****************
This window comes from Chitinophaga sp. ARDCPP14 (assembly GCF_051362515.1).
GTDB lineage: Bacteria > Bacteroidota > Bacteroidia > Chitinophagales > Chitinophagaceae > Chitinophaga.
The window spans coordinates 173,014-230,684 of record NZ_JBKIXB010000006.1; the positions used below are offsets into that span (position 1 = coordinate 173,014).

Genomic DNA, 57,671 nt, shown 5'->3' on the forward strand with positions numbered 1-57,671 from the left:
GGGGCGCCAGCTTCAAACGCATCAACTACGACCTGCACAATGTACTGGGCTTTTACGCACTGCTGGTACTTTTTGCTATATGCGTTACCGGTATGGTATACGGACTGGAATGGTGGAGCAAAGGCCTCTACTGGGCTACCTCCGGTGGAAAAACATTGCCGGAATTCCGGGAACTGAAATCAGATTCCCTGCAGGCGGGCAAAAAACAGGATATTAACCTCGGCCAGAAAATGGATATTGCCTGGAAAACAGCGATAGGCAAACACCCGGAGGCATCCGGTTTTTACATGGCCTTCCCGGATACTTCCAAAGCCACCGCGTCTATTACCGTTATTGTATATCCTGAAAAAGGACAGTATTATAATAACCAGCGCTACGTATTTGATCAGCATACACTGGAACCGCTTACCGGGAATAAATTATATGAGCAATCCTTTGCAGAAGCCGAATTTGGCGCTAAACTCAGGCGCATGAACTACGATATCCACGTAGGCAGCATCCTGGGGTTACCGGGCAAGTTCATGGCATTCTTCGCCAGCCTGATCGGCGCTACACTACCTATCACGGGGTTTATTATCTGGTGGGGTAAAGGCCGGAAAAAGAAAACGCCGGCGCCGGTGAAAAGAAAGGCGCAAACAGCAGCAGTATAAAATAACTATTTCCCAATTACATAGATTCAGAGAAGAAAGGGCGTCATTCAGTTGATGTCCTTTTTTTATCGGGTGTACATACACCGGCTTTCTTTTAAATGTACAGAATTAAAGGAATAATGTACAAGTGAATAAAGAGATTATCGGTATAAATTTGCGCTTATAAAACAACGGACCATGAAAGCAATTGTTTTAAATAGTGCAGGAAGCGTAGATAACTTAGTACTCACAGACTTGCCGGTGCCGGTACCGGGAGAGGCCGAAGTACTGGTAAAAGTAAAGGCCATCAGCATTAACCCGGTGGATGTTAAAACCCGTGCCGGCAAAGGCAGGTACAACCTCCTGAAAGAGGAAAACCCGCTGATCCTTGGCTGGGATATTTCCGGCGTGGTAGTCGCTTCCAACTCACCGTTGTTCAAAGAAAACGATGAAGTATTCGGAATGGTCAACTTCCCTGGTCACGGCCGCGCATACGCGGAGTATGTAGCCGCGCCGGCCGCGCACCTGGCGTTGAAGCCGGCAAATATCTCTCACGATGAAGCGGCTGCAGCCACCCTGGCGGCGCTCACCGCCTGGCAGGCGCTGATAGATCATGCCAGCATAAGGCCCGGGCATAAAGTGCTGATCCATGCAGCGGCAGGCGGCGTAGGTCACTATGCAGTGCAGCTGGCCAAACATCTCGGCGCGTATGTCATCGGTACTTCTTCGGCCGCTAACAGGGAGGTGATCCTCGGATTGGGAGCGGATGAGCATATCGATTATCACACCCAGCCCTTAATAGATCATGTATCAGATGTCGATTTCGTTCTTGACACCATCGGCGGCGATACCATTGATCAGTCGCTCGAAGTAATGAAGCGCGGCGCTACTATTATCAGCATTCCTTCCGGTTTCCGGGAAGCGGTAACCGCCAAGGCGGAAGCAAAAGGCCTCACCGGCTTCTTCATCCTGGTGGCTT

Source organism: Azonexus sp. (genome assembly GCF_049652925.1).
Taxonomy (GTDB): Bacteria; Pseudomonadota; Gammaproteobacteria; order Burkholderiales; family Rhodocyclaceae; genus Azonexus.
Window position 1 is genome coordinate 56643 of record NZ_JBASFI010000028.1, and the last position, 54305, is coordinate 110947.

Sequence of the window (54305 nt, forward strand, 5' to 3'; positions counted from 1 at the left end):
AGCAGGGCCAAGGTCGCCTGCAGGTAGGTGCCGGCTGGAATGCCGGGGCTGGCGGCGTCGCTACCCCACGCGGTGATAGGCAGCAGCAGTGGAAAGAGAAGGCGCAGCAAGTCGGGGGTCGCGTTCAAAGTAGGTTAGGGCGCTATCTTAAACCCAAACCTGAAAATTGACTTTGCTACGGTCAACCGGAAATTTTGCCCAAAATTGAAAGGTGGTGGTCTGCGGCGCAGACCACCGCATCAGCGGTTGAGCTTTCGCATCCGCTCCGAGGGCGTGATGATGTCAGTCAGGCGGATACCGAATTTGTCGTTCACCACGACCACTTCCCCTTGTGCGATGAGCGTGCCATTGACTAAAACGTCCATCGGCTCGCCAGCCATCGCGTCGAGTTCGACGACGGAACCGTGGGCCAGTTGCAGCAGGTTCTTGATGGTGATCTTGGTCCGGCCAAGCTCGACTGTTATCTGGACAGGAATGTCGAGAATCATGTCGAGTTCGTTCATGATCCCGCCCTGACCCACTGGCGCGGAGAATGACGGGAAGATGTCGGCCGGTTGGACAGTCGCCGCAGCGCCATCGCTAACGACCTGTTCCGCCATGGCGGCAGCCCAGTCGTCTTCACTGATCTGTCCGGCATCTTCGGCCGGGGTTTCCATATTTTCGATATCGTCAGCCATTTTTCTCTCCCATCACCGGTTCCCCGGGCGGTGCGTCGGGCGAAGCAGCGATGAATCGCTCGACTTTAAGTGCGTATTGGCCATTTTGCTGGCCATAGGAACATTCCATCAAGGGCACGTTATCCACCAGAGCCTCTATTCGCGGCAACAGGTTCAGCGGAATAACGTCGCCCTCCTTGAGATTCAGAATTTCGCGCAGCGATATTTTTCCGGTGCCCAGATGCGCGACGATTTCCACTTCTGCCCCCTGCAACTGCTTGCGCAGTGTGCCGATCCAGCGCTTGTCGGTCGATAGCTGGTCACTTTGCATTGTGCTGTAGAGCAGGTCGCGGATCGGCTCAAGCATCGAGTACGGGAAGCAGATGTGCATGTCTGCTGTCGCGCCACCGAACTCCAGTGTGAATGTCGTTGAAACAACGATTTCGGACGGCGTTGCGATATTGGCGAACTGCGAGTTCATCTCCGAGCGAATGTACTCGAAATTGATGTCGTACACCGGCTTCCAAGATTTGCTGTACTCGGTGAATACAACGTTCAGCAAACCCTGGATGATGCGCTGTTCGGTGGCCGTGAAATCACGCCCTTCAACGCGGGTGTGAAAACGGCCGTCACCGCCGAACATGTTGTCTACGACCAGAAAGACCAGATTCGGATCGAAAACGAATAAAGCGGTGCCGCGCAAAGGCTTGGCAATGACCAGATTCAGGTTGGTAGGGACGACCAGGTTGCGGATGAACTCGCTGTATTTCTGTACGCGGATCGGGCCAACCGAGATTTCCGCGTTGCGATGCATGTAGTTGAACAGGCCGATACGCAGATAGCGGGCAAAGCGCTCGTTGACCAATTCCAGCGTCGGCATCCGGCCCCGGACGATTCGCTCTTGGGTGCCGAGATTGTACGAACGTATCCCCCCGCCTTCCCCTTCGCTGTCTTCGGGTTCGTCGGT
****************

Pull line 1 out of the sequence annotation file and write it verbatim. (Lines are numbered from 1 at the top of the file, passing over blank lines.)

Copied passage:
This window comes from Chitinophaga sp. ARDCPP14 (assembly GCF_051362515.1).